Passion for football pays off for broadcaster Lucy Zelic

Lucy Zelic hosting the game for SBS

Lucy Zelic

There have been numerous times when SBS broadcaster Lucy Zelic almost gave up on pursuing her passion of football.

Zelic said she is “terrified” to think what she would be doing now if she had quit.

The enthusiasm for football runs in the Zelic household. Her father has been a big fan of the sport since he was a boy and he passed the love for football on to his four children. Zelic’s two brothers Ned and Ivan Zelic grew up to be professional footballers. The oldest of the siblings, Ned, went on to play for the Socceroos and is now a commentator at Fox Sports.

“It all started from playing football in the backyard with him [Ivan],” Zelic told Mediaweek. “Do you know that wonderful, warm, nostalgic feeling you get when you reflect on your childhood days and the best memories that you forge there? All of them involve football for me.

“I don’t get as much enjoyment from anything else – whether it be a hobby or even a relationship – as I do from football.”

The road to SBS and covering football hasn’t been an easy one for Zelic. In her own words, “The journey has been a chequered one, a colourful one, a disappointing one and also a rewarding one.”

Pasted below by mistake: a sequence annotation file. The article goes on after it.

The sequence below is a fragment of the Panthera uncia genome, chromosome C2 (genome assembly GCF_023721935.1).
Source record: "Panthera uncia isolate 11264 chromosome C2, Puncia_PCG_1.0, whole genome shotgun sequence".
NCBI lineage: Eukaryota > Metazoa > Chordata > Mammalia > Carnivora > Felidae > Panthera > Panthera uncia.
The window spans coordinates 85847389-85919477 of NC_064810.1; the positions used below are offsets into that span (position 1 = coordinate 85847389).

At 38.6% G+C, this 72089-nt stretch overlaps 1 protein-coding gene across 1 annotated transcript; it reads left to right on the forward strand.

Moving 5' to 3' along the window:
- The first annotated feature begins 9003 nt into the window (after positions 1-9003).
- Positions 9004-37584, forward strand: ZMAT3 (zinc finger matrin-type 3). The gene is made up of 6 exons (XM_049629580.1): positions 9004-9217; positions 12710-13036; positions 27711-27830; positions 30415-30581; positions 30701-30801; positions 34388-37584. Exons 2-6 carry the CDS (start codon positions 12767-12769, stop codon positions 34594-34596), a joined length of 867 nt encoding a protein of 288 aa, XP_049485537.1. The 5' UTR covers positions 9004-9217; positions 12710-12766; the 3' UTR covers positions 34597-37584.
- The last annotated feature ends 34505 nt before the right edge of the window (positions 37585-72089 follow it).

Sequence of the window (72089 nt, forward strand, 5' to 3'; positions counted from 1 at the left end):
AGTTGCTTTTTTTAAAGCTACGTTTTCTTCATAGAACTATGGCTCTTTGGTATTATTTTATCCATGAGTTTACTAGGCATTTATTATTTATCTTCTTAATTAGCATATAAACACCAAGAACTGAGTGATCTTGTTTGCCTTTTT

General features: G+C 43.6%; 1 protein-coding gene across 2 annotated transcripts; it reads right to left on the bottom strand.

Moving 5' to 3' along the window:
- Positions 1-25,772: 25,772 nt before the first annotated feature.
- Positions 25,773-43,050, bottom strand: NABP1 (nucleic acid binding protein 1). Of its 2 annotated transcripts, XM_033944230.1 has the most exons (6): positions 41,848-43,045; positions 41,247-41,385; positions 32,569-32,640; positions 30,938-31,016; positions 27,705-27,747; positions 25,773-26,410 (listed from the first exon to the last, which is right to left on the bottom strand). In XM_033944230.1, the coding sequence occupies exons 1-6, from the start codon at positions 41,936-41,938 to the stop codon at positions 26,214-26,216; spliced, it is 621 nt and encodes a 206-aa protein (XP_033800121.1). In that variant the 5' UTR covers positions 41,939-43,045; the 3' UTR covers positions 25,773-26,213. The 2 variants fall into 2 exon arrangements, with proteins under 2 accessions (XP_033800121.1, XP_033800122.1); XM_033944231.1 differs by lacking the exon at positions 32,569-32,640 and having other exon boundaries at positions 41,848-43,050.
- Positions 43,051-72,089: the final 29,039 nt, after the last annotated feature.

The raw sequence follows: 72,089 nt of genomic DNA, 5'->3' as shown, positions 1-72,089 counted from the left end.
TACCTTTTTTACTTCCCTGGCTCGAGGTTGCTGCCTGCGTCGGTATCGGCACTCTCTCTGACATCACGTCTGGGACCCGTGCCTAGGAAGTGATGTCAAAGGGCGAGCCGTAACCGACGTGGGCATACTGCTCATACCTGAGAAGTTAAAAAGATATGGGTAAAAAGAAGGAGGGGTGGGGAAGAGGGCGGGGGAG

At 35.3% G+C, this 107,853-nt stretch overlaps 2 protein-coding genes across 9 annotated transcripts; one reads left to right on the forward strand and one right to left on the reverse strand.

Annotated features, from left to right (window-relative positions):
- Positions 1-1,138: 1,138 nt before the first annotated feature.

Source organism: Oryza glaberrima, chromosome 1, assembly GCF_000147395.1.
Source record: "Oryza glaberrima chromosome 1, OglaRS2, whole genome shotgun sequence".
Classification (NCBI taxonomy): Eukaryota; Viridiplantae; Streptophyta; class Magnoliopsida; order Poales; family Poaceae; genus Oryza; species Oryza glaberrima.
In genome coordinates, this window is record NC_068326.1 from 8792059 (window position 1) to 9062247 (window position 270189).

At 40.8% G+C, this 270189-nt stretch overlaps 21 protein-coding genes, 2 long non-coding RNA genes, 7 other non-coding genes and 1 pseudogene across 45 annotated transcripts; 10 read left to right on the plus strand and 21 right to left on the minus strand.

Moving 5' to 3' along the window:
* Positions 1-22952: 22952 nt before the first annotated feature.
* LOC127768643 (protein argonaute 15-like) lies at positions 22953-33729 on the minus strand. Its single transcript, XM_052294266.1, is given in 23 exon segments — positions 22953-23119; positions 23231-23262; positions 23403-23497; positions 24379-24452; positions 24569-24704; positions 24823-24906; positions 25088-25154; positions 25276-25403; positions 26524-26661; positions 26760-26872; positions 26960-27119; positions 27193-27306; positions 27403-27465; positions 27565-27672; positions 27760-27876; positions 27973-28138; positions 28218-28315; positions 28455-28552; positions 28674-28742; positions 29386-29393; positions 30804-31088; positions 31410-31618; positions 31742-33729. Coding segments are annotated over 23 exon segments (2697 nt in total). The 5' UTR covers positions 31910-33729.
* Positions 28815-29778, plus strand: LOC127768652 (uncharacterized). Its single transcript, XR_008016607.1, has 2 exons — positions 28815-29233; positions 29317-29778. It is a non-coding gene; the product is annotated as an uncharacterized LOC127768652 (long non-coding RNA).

Like any other child, Zelic did not know what she wanted to become as she was growing up. “I wanted to be a storm chaser at one point,” she said. [Laughs] “Thank God that drifted off, for my mother’s sake. She would be mortified when I came home as a kid in year four with projects on tornados. I would tell her that that is what I wanted to do.”

Zelic remembered that she always loved writing and had a passion for football. However, she didn’t think she could make much of it. It wasn’t until she was 20 when she attended a soccer match in Germany that these two passions really came to the surface.

“At that stage I thought I just want to end up writing for the local Chronicle – that would have been fine. I would have been happy with the situation,” Zelic said. At this point, she enrolled herself at University of Canberra to study journalism and sport business. During this time, Zelic discovered her love for radio.

“I started working at a local radio station on a two-hour program. It was just me and two other guys and we would talk football for the two hours,” she remembered. It was these two colleagues who later played an instrumental role in bringing Zelic back to the world of football and journalism after she first walked away from it.

After facing a string of rejections from the industry during her final year at university, Zelic left the local Canberra station 2XX FM and got a job in the public service to make ends meet.

This is an excerpt of the full article, which appears in the latest issue of Mediaweek magazine. 

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